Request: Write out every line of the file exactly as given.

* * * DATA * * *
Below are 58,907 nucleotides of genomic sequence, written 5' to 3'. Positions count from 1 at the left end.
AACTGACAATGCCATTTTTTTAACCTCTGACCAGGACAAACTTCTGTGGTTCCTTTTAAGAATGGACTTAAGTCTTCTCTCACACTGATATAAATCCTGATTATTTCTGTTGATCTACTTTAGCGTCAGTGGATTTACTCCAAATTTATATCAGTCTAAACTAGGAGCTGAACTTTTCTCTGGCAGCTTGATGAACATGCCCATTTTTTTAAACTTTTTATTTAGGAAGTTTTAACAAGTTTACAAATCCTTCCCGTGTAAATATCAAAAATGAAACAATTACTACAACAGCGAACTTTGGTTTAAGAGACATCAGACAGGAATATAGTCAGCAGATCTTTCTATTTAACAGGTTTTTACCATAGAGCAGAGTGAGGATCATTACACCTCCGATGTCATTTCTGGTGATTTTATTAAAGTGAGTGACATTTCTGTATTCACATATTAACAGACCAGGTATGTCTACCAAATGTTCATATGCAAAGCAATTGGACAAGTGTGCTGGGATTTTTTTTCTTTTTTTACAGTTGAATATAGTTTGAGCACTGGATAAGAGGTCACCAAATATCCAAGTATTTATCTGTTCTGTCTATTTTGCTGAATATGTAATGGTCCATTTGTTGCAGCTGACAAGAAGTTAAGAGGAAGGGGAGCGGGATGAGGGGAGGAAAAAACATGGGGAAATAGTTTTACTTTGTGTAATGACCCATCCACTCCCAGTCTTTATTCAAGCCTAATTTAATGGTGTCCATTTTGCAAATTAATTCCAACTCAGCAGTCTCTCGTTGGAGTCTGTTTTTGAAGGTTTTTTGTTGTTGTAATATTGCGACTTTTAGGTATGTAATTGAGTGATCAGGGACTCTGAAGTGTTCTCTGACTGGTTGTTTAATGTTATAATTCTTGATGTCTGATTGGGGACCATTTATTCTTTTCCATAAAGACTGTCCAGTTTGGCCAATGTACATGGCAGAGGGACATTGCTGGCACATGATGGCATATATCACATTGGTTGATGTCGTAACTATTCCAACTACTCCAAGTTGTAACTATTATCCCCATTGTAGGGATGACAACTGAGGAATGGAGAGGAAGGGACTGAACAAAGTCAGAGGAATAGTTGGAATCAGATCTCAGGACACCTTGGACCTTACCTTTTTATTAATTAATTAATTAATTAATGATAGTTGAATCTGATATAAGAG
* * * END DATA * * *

Below are 58,907 nucleotides of genomic sequence, written 5' to 3'. Positions count from 1 at the left end.
AACTGACAATGCCATTTTTTTAACCTCTGACCAGGACAAACTTCTGTGGTTCCTTTTAAGAATGGACTTAAGTCTTCTCTCACACTGATATAAATCCTGATTATTTCTGTTGATCTACTTTAGCGTCAGTGGATTTACTCCAAATTTATATCAGTCTAAACTAGGAGCTGAACTTTTCTCTGGCAGCTTGATGAACATGCCCATTTTTTTAAACTTTTTATTTAGGAAGTTTTAACAAGTTTACAAATCCTTCCCGTGTAAATATCAAAAATGAAACAATTACTACAACAGCGAACTTTGGTTTAAGAGACATCAGACAGGAATATAGTCAGCAGATCTTTCTATTTAACAGGTTTTTACCATAGAGCAGAGTGAGGATCATTACACCTCCGATGTCATTTCTGGTGATTTTATTAAAGTGAGTGACATTTCTGTATTCACATATTAACAGACCAGGTATGTCTACCAAATGTTCATATGCAAAGCAATTGGACAAGTGTGCTGGGATTTTTTTTCTTTTTTTACAGTTGAATATAGTTTGAGCACTGGATAAGAGGTCACCAAATATCCAAGTATTTATCTGTTCTGTCTATTTTGCTGAATATGTAATGGTCCATTTGTTGCAGCTGACAAGAAGTTAAGAGGAAGGGGAGCGGGATGAGGGGAGGAAAAAACATGGGGAAATAGTTTTACTTTGTGTAATGACCCATCCACTCCCAGTCTTTATTCAAGCCTAATTTAATGGTGTCCATTTTGCAAATTAATTCCAACTCAGCAGTCTCTCGTTGGAGTCTGTTTTTGAAGGTTTTTTGTTGTTGTAATATTGCGACTTTTAGGTATGTAATTGAGTGATCAGGGACTCTGAAGTGTTCTCTGACTGGTTGTTTAATGTTATAATTCTTGATGTCTGATTGGGGACCATTTATTCTTTTCCATAAAGACTGTCCAGTTTGGCCAATGTACATGGCAGAGGGACATTGCTGGCACATGATGGCATATATCACATTGGTTGATGTCGTAACTATTCCAACTACTCCAAGTTGTAACTATTATCCCCATTGTAGGGATGACAACTGAGGAATGGAGAGGAAGGGACTGAACAAAGTCAGAGGAATAGTTGGAATCAGATCTCAGGACACCTTGGACCTTACCTTTTTATTAATTAATTAATTAATTAATGATAGTTGAATCTGATATAAGAG